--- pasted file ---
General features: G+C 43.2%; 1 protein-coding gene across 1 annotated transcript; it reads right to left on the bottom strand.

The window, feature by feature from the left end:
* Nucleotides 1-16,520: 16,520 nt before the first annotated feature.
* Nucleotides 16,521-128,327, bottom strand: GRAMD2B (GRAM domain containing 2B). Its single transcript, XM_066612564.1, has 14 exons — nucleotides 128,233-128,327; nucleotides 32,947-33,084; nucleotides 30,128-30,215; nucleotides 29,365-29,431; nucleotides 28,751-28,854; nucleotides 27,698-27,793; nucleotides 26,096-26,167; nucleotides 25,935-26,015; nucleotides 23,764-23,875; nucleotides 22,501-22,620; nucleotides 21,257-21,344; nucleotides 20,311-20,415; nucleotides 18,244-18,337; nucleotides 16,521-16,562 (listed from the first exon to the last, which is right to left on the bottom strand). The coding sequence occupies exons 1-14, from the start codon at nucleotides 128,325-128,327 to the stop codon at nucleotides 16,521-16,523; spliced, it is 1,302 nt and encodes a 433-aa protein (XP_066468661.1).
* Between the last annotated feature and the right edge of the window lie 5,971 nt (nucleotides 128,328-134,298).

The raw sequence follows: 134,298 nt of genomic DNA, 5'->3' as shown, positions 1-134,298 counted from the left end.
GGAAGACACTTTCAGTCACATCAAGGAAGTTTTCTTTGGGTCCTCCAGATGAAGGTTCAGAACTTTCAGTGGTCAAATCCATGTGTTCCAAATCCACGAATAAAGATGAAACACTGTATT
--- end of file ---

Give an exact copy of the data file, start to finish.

General features: G+C 43.2%; 1 protein-coding gene across 1 annotated transcript; it reads right to left on the bottom strand.

The window, feature by feature from the left end:
* Nucleotides 1-16,520: 16,520 nt before the first annotated feature.
* Nucleotides 16,521-128,327, bottom strand: GRAMD2B (GRAM domain containing 2B). Its single transcript, XM_066612564.1, has 14 exons — nucleotides 128,233-128,327; nucleotides 32,947-33,084; nucleotides 30,128-30,215; nucleotides 29,365-29,431; nucleotides 28,751-28,854; nucleotides 27,698-27,793; nucleotides 26,096-26,167; nucleotides 25,935-26,015; nucleotides 23,764-23,875; nucleotides 22,501-22,620; nucleotides 21,257-21,344; nucleotides 20,311-20,415; nucleotides 18,244-18,337; nucleotides 16,521-16,562 (listed from the first exon to the last, which is right to left on the bottom strand). The coding sequence occupies exons 1-14, from the start codon at nucleotides 128,325-128,327 to the stop codon at nucleotides 16,521-16,523; spliced, it is 1,302 nt and encodes a 433-aa protein (XP_066468661.1).
* Between the last annotated feature and the right edge of the window lie 5,971 nt (nucleotides 128,328-134,298).

The raw sequence follows: 134,298 nt of genomic DNA, 5'->3' as shown, positions 1-134,298 counted from the left end.
GGAAGACACTTTCAGTCACATCAAGGAAGTTTTCTTTGGGTCCTCCAGATGAAGGTTCAGAACTTTCAGTGGTCAAATCCATGTGTTCCAAATCCACGAATAAAGATGAAACACTGTATT